A longitudinal study of pulmonary function after stem cell transplantation, from childhood to young adulthood
2012 (English)In: Pediatric Blood & Cancer, ISSN 1545-5009, E-ISSN 1545-5017, Vol. 58, no 5, 775-779 p.Article in journal (Refereed) Published
Background Impairment of pulmonary function after stem cell transplantation (SCT) in childhood has been reported before. However, long-term longitudinal studies are scarce.
Procedure. We measured lung volumes and performed dynamic spirometry serially in 18 patients after SCT. At the last investigation, a median of 18.2 years after SCT, the patients were compared with 18 matched controls. The diffusing capacity (DLCO) was only compared cross-sectionally.
Results. There was a significant increase in the prevalence of restrictive lung disease (RLD, total lung capacity <80% of that predicted) from 7% (1/14) before SCT to 28% (5/18) 5 years after SCT, and 61% (11/18) a median of 18.2 years after SCT (P = 0.002). In comparison, none of the controls had RLD (61% vs. 0%, P = 0.001). Before SCT, no patient had obstructive lung disease (OLD, forced expiratory volume in 1 sec/vital capacity < 70). OLD was found in one of 18 patients (6%) 5 years after SCT but in none of the patients a median of 18.2 years after SCT. Three of the controls had OLD (P = 0.25). Eleven patients had diffusion impairment (DLCO < 80% of that predicted), as opposed to none of the controls (P = 0.001). The DLCO corrected for alveolar volume was decreased in only two patients.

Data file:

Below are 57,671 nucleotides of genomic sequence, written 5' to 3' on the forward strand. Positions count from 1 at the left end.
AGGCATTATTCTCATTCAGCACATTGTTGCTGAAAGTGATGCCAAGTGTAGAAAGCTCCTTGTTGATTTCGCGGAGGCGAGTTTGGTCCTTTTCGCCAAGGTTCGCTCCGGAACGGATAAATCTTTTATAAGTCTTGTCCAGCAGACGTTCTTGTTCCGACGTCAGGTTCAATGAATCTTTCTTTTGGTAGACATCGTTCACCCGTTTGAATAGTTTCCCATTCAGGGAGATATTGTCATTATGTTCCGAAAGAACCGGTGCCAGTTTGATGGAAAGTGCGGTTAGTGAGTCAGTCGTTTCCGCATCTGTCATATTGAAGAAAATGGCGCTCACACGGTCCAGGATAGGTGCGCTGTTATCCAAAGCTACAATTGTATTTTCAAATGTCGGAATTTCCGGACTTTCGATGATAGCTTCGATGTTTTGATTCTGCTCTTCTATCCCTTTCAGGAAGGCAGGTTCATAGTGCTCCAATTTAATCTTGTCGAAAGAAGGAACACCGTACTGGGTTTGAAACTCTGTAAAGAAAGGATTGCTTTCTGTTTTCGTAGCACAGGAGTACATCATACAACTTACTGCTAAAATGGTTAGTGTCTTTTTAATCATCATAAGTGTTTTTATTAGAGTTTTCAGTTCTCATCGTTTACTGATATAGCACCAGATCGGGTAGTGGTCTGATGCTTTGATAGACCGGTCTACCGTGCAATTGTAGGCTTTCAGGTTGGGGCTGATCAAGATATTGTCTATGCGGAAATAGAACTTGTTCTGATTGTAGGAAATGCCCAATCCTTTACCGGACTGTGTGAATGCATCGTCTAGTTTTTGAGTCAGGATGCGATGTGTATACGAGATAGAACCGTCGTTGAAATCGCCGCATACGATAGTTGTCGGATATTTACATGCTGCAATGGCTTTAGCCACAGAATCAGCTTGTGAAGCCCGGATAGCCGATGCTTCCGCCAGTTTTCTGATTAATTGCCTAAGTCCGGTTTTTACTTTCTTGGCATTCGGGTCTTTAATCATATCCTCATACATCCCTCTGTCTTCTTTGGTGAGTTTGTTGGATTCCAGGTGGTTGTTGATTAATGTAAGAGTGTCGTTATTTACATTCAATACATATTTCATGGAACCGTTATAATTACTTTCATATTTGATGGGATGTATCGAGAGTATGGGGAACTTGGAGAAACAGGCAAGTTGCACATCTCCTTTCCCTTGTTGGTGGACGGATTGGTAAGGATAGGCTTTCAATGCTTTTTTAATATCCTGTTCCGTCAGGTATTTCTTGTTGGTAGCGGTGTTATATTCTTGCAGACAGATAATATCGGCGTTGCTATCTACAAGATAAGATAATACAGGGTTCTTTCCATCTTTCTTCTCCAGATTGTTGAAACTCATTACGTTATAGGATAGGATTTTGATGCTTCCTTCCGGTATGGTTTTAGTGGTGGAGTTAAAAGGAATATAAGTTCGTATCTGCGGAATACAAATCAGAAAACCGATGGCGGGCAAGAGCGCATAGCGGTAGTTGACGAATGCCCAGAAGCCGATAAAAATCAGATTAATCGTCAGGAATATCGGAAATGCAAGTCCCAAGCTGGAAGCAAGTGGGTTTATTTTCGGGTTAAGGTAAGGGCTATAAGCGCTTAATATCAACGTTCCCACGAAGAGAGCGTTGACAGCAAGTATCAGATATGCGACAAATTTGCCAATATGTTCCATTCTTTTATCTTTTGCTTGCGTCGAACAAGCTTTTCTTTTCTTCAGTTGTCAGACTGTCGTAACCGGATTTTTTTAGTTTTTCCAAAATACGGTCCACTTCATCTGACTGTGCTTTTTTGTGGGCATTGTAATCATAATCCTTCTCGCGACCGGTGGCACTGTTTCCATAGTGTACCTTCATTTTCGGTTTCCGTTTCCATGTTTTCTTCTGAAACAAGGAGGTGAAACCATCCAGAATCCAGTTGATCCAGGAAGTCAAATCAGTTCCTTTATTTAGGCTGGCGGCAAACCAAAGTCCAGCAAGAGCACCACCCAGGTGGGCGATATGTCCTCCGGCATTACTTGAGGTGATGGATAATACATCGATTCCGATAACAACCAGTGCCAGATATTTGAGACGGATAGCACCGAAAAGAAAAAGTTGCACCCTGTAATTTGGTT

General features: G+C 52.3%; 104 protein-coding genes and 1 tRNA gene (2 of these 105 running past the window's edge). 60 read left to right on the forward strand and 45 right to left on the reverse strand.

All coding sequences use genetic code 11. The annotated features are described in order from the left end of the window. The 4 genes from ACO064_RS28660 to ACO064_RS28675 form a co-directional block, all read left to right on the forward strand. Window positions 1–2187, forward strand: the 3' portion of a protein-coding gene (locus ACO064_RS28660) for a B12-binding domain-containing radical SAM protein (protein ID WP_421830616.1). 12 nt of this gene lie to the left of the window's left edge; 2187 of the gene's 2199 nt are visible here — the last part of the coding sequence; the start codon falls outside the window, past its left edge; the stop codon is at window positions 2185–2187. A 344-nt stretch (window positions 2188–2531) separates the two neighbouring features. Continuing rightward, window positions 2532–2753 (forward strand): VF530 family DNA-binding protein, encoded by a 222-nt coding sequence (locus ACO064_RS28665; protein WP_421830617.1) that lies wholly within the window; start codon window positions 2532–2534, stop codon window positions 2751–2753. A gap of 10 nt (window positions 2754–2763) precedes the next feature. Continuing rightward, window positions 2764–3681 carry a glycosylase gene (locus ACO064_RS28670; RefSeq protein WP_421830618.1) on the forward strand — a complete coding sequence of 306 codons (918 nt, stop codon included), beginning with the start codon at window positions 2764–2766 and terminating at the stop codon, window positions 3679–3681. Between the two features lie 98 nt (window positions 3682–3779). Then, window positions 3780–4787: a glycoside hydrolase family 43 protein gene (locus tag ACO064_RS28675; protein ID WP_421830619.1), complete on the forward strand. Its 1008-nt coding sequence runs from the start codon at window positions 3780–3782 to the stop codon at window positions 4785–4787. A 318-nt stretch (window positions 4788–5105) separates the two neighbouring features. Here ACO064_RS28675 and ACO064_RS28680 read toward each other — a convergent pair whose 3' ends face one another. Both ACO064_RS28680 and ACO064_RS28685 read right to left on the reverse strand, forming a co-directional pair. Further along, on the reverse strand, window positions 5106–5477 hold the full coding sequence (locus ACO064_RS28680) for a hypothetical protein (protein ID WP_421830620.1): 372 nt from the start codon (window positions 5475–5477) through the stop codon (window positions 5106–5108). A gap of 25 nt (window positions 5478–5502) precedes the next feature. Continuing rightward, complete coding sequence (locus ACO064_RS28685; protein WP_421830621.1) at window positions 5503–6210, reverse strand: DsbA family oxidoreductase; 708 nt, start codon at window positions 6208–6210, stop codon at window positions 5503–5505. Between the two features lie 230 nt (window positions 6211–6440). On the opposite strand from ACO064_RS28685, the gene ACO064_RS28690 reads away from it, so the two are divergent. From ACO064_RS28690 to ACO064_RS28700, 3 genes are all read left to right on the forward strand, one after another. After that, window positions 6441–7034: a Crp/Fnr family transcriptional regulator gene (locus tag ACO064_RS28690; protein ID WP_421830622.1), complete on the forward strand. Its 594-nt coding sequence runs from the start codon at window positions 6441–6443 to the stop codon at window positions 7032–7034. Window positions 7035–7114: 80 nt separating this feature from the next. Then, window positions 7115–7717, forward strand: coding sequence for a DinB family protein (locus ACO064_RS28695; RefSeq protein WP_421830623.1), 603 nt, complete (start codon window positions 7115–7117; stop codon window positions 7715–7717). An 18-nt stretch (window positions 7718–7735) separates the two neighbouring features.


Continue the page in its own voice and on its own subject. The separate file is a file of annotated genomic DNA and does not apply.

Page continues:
Conclusion. We documented an increase in the prevalence of RLD, but not of OLD, after SCT. At the last investigation, only two patients had diffusion impairment after correction for alveolar volume.
Place, publisher, year, edition, pages
2012. Vol. 58, no 5, 775-779 p.
children, long-term follow-up, pulmonary function, stem cell transplantation, total body irradiation
Medical and Health Sciences
IdentifiersURN: urn:nbn:se:uu:diva-171643DOI: 10.1002/pbc.23183ISI: 000300984500019OAI: oai:DiVA.org:uu-171643DiVA: diva2:512283